The US Fed kept interest rates unchanged ... how will it affect Hong Kong?
What are the implications of the US Fed’s latest (in)action on Hong Kong?
The US Federal Open Market Committee decided to keep interest rates unchanged in September, while signalling a rise before the end of this year. Here is a quick look on how the decision would affect Hong Kong.
The availability of cheap money will spur Hong Kong’s developers to speed up their efforts to market new projects, taking advantage of a strong sales momentum, said Knight Frank’s head of valuation and consultancy Thomas Lam.
“Buying interest for new flats will continue to be strong over the next few months as interest rates remain low,” he said. “Home buyers will not be affected unless interest rates rise by more than two percentage points. That may not happen this year. The property market outlook is still determined by government policy and economic performance.”
Mainland Chinese banks and Hong Kong’s property stocks are likely to rebound from last week’s slump.
Low interest rates in the US help Hong Kong’s high-dividend stocks the most, said Sinopac Securities’ research head Ivan Li Sing-yeung.
“Hong Kong’s stock market has priced in the possibility of a rate rise in December, therefore the market’s sentiment is more likely to be driven by China’s economy in the remaining months,” Li said.
Market watchers hold mixed views on how the Fed’s move will affect the US dollar and other major currencies.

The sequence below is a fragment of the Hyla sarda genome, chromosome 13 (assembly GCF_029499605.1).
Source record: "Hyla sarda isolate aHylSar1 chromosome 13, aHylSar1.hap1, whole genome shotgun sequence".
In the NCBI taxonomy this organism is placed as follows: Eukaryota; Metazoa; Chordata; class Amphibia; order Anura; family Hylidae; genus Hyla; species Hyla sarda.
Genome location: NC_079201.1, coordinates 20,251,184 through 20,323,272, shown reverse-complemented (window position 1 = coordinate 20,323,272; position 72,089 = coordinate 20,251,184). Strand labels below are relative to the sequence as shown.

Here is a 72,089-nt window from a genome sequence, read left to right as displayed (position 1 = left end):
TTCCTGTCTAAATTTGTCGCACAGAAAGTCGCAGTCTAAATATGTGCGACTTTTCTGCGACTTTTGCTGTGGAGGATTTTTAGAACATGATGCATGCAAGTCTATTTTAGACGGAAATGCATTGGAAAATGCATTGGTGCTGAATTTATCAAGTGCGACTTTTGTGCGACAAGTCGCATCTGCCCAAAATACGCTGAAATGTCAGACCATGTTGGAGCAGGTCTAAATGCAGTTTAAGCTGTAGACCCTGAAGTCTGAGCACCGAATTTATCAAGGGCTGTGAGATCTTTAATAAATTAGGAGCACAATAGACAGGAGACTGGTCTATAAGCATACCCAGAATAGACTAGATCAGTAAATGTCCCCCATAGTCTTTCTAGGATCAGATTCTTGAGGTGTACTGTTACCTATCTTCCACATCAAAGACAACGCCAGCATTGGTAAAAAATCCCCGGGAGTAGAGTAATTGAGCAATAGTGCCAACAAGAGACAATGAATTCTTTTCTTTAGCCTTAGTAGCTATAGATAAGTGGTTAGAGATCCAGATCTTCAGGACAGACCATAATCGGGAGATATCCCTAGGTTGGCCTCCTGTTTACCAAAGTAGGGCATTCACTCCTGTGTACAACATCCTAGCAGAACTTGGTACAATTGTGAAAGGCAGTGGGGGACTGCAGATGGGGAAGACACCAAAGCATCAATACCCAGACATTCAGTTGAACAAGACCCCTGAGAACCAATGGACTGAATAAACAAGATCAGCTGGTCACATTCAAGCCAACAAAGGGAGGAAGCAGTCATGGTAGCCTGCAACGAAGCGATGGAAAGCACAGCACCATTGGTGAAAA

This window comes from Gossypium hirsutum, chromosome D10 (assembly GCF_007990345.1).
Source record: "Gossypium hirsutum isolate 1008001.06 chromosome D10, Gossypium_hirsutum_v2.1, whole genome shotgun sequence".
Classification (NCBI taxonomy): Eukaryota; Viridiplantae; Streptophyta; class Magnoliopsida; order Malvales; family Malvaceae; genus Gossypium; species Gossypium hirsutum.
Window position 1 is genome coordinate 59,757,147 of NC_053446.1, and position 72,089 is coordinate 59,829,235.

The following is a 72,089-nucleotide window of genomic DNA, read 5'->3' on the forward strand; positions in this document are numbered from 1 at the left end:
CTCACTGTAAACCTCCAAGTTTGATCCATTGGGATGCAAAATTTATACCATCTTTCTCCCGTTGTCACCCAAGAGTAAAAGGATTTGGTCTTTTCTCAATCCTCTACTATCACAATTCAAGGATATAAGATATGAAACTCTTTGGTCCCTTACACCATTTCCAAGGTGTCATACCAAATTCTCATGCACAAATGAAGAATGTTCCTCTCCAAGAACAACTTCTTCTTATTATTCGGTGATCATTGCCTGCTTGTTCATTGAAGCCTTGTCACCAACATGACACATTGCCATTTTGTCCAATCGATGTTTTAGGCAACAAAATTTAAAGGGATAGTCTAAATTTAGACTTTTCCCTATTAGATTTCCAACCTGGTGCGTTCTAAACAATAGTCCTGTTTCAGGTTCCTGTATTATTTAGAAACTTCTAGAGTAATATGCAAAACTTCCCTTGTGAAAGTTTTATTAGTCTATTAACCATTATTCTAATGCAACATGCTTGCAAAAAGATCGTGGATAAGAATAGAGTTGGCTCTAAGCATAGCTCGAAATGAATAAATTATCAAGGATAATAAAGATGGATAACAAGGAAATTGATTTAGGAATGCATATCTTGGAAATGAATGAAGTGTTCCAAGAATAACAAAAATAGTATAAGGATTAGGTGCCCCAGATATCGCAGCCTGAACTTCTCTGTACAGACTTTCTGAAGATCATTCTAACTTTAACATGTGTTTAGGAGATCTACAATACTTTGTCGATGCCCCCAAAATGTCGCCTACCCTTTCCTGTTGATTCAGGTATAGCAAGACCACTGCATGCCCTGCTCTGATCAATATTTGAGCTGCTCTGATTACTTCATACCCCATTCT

“The meeting sets the stage for a December hike, which will support the US dollar, and limit any down side,” Bank of America-Merrill Lynch analysts wrote in their latest research report.
The slower pace of monetary tightening will limit any upside to the US dollar, as the magnitude of policy divergence continues to diminish with the Fed now only seeing two hikes in 2017 and three in 2018, the bank said.
Shaniel Ramjee, senior investment manager at Pictet Asset Management, expects the news to weaken the US dollar and improve the outlook for commodities and emerging markets including Asia.
Thomas Shik, Hang Seng Bank’s acting chief economist, said although the market consensus is for a rate rise in December, the possibility of a November move — when the US will elect its new president — should not be excluded, as the US economy is picking up.
As there is still room for the US dollar to strengthen, Shik maintains his forecast on the onshore yuan rate at 6.7 against the US dollar by year end.